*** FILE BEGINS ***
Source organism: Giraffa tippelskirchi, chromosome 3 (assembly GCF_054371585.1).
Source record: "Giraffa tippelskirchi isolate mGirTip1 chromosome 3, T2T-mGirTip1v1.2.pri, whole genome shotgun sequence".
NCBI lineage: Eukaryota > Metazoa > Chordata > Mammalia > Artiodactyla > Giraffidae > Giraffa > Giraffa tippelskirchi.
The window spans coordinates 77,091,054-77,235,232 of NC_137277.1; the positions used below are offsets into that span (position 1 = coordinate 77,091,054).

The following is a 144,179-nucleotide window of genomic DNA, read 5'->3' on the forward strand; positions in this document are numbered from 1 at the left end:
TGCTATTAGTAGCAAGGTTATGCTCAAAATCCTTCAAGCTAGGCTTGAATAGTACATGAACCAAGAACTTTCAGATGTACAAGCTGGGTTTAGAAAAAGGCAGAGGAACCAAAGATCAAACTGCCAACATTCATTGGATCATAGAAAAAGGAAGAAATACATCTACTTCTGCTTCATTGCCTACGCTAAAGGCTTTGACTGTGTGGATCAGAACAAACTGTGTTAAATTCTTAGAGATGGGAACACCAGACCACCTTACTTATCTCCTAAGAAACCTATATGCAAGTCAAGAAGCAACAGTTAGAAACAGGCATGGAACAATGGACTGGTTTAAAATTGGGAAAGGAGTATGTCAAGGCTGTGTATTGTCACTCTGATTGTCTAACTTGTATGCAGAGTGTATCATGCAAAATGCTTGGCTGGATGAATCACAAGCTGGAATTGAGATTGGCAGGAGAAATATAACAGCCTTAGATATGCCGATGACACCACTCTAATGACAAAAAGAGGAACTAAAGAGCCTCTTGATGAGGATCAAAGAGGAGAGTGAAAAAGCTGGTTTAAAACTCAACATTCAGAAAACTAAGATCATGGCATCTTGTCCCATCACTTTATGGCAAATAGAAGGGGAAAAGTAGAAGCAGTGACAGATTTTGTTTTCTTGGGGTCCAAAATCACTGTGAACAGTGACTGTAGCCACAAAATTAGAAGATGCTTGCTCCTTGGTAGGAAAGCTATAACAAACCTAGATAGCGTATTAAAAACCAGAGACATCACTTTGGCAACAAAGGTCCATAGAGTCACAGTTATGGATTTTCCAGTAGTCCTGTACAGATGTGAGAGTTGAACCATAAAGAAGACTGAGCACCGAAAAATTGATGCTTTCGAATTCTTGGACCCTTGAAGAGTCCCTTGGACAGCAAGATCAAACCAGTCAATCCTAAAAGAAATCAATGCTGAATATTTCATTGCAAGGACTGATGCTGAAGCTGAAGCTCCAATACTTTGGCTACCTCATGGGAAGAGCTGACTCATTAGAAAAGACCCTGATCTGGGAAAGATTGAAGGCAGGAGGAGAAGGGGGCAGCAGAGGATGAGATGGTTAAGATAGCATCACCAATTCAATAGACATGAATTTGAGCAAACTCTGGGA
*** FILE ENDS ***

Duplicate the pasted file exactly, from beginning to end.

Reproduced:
Source organism: Giraffa tippelskirchi, chromosome 3 (assembly GCF_054371585.1).
Source record: "Giraffa tippelskirchi isolate mGirTip1 chromosome 3, T2T-mGirTip1v1.2.pri, whole genome shotgun sequence".
NCBI lineage: Eukaryota > Metazoa > Chordata > Mammalia > Artiodactyla > Giraffidae > Giraffa > Giraffa tippelskirchi.
The window spans coordinates 77,091,054-77,235,232 of NC_137277.1; the positions used below are offsets into that span (position 1 = coordinate 77,091,054).

The following is a 144,179-nucleotide window of genomic DNA, read 5'->3' on the forward strand; positions in this document are numbered from 1 at the left end:
TGCTATTAGTAGCAAGGTTATGCTCAAAATCCTTCAAGCTAGGCTTGAATAGTACATGAACCAAGAACTTTCAGATGTACAAGCTGGGTTTAGAAAAAGGCAGAGGAACCAAAGATCAAACTGCCAACATTCATTGGATCATAGAAAAAGGAAGAAATACATCTACTTCTGCTTCATTGCCTACGCTAAAGGCTTTGACTGTGTGGATCAGAACAAACTGTGTTAAATTCTTAGAGATGGGAACACCAGACCACCTTACTTATCTCCTAAGAAACCTATATGCAAGTCAAGAAGCAACAGTTAGAAACAGGCATGGAACAATGGACTGGTTTAAAATTGGGAAAGGAGTATGTCAAGGCTGTGTATTGTCACTCTGATTGTCTAACTTGTATGCAGAGTGTATCATGCAAAATGCTTGGCTGGATGAATCACAAGCTGGAATTGAGATTGGCAGGAGAAATATAACAGCCTTAGATATGCCGATGACACCACTCTAATGACAAAAAGAGGAACTAAAGAGCCTCTTGATGAGGATCAAAGAGGAGAGTGAAAAAGCTGGTTTAAAACTCAACATTCAGAAAACTAAGATCATGGCATCTTGTCCCATCACTTTATGGCAAATAGAAGGGGAAAAGTAGAAGCAGTGACAGATTTTGTTTTCTTGGGGTCCAAAATCACTGTGAACAGTGACTGTAGCCACAAAATTAGAAGATGCTTGCTCCTTGGTAGGAAAGCTATAACAAACCTAGATAGCGTATTAAAAACCAGAGACATCACTTTGGCAACAAAGGTCCATAGAGTCACAGTTATGGATTTTCCAGTAGTCCTGTACAGATGTGAGAGTTGAACCATAAAGAAGACTGAGCACCGAAAAATTGATGCTTTCGAATTCTTGGACCCTTGAAGAGTCCCTTGGACAGCAAGATCAAACCAGTCAATCCTAAAAGAAATCAATGCTGAATATTTCATTGCAAGGACTGATGCTGAAGCTGAAGCTCCAATACTTTGGCTACCTCATGGGAAGAGCTGACTCATTAGAAAAGACCCTGATCTGGGAAAGATTGAAGGCAGGAGGAGAAGGGGGCAGCAGAGGATGAGATGGTTAAGATAGCATCACCAATTCAATAGACATGAATTTGAGCAAACTCTGGGA